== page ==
Photo credit: Jimmy Ryan (from jeremypelt.com)
Jeremy Pelt will be performing the music from the 2003 album ‘Close to My Heart’ at Kings Place on April 18th, as part of the Global Music Foundation London Jazz Workshop and Music Festival. Sebastian interviewed him by email:
Sebastian Scotney : You grew up in California. What was the scene like when you were growing up ? What drew you to music?
Jeremy Pelt: To be perfectly honest, though I did grow up in LA, I was not part of the scene out there. I was just starting to get interested in Jazz when I was in highschool.. By the time I considered that I might be good at it, I was off to college. What drew me to the music was the energy and feel of it.
SS: How old were you when you began to take music seriously?
JP: I began taking music seriously at a VERY young age. Around 11 or 12.
SS: When did you start leading groups?
JP: I’ve always lead groups since I can remember. Even in high school.
SS: Then Berklee. Which teacher or fellow student has left the biggest imprint on you?
JP: The teachers that taught me the most in Berklee were Charlie Lewis (my trumpet instructor) and Ron Mahdi (bassist and ensemble teacher)
SS: Then New York. Was the Mingus Big Band significant? how did you first get involved?
JP: Mingus Band was very significant in that I was able to meet and network with the very best cats on the scene. The band was like a pool of the top names on the scene. Trumpeter Philip Harper got me in the band. Whilst there, I met Vincent Herring, who introduced me to Louis Hayes, and then that’s how THAT ball got rolling. So, the Mingus Band was definitely significant.
SS: You’ve mentioned Eddie Henderson as an influence. Can you encapsulate what he brought you?
JP: Eddie, by way of music, taught me to listen to the space in the music. Also, articulation.
SS: Miles leaves a huge shadow for anyone playing the trumpet. Is there a period/style from his playing which particularly drew you in when you were starting out?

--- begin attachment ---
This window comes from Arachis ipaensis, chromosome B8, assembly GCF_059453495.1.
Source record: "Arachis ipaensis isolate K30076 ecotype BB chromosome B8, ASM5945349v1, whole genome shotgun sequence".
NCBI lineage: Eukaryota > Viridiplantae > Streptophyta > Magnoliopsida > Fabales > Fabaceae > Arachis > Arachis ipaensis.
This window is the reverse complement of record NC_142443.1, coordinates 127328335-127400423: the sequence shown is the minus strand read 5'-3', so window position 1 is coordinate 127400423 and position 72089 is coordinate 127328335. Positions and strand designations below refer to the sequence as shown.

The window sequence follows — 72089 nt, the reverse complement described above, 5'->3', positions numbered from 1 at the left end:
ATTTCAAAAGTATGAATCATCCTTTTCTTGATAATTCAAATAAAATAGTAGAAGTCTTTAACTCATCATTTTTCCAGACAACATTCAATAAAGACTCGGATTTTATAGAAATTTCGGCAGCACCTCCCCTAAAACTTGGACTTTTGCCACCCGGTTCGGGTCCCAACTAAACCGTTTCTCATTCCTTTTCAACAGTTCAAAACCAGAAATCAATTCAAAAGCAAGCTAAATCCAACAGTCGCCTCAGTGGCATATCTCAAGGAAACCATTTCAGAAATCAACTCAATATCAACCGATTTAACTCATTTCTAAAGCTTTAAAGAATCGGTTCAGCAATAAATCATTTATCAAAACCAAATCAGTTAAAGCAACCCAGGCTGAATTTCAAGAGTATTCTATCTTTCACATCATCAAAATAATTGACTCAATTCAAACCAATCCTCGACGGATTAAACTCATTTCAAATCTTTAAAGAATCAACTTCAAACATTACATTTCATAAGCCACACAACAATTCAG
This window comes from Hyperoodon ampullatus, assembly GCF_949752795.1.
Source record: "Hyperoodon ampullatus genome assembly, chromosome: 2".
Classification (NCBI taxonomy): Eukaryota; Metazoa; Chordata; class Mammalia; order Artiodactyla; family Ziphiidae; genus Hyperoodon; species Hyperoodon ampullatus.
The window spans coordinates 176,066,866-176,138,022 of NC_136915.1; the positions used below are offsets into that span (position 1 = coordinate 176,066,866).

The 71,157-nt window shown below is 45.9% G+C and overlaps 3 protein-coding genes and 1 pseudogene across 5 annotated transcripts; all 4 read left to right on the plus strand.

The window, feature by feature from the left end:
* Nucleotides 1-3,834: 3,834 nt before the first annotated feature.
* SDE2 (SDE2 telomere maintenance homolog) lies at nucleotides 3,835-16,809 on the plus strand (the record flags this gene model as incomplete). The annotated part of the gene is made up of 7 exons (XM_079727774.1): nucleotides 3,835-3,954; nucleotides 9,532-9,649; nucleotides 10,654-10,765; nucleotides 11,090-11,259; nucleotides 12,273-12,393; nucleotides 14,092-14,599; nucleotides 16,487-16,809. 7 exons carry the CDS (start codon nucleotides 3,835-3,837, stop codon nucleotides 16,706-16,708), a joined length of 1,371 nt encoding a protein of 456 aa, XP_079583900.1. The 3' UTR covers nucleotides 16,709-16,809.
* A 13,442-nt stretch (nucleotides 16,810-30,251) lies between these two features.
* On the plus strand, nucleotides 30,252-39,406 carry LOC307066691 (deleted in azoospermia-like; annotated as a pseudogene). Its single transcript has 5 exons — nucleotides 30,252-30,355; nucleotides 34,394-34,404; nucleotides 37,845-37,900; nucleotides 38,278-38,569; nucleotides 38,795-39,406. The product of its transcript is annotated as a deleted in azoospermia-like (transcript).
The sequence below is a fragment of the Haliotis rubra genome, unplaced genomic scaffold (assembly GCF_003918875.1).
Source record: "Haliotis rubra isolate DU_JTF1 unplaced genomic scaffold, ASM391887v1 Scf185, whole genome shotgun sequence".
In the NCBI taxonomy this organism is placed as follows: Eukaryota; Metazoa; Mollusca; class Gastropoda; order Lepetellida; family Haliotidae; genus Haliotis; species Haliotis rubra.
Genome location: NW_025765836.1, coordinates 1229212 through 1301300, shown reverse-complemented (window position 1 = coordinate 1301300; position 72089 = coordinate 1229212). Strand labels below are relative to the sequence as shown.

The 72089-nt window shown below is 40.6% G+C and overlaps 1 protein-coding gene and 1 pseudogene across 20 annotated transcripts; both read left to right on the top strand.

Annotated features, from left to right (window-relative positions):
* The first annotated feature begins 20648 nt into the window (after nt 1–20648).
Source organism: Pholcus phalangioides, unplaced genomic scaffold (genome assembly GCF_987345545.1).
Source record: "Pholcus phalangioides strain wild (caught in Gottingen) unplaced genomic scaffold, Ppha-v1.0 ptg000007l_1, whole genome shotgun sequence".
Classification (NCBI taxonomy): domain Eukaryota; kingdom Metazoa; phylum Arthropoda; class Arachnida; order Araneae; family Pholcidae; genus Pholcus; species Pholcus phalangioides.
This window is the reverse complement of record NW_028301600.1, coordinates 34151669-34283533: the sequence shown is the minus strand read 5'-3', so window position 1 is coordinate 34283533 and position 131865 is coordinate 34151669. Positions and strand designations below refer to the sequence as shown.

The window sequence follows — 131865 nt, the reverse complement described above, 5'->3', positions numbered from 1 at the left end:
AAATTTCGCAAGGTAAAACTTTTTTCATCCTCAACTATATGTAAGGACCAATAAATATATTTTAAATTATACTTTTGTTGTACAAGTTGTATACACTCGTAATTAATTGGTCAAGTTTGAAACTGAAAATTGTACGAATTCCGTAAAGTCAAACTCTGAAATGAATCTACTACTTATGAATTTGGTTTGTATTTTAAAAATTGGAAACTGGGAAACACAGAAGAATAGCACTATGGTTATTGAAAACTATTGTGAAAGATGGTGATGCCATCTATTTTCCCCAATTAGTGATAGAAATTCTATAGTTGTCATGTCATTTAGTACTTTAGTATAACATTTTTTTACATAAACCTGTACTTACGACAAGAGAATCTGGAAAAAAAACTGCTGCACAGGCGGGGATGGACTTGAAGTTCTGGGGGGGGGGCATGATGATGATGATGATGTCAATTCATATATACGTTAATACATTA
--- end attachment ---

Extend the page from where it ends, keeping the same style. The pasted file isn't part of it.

JP: Initially, Miles’ early 60s period (w/ Hank Mobley, et al) was the reason that I got into the music. Then I worked outwards from there, both ways !
SS: Who in is your current group?
JP: My current group, The Jeremy Pelt Show, features tenor saxophonist, Roxy Coss; David Bryant- Fender Rhodes; Chris Smith- electric bass and Dana Hawkins- drums. Our latest CD is called “Face Forward, Jeremy”..
SS: ‘Close to My Heart’ – where does the idea come from to revisit the material of your 2003 album?
JP: I believe the idea for the “Close to my heart” reboot came from either Stephen Keogh or David O’Rourke (who did the arrangements).
SS: Does it have a special place among your albums for you?
JP: Yes it DOES have a special place in my collection. It’s a mantle piece of sorts. It is an album about telling stories. I recorded that CD when I was 26 years old. I hadn’t done THAT much living relative to now, but I was able to pull it off somehow. If I were to record the CD now, it would sound completely different. Not better, but perhaps more honest according to life lived.
SS: I ‘m particularly looking forward to Jimmy Rowles’ 502 Blues and wonder if you know/ knew him in California?
JP: Never knew Jimmy Rowles, but I enjoyed the story about “502 Blues” (502 being the penal code for drink driving in California- hence the blues)
SS: What are the stories behind ‘Pioggia de Perugia’ and ‘Take Me in Your Arms ‘
JP: Pioggia di Perugia (The rain in Perugia) is a song written by pianist Eric Reed. I thought it would be a nice addition to the CD. Take me in your arms is an old standard, and I got it from Red Garland’s “Red’s Good Groove”.
SS: Does London hold any particular significance or good memories for you? ?
Jeremy Pelt: London, has long been one of my favorite places to visit. It only saddens me from time to time that I don’t get there as often as I used to. I used to play Ronnie Scotts at least 3 times a year, and I felt like part of a continuing history of that club. I enjoyed getting to know the old door staff and finally, Pete King. Nevertheless, I remain excited at any chance to visit London and to play for the jazz fans there.
– Kings Place Hall One. Friday 18th April, 7 30 pm
– Jeremy Pelt with Global Arts Chamber Orchestra plays ‘Close to my Heart’
Jeremy Pelt trumpet – Bruce Barth piano – Duncan Hopkins bass – Stephen Keogh drums
Global Arts Ensemble Chamber Orchestra | David O’Rourke conductor
– In a double bill with Tina May, Guillermo Rozenthuler and the London Filmharmonic (cond. Raphael Hurwitz, performing ‘Musica Paradiso.’ songs and stories of the Silver Screen.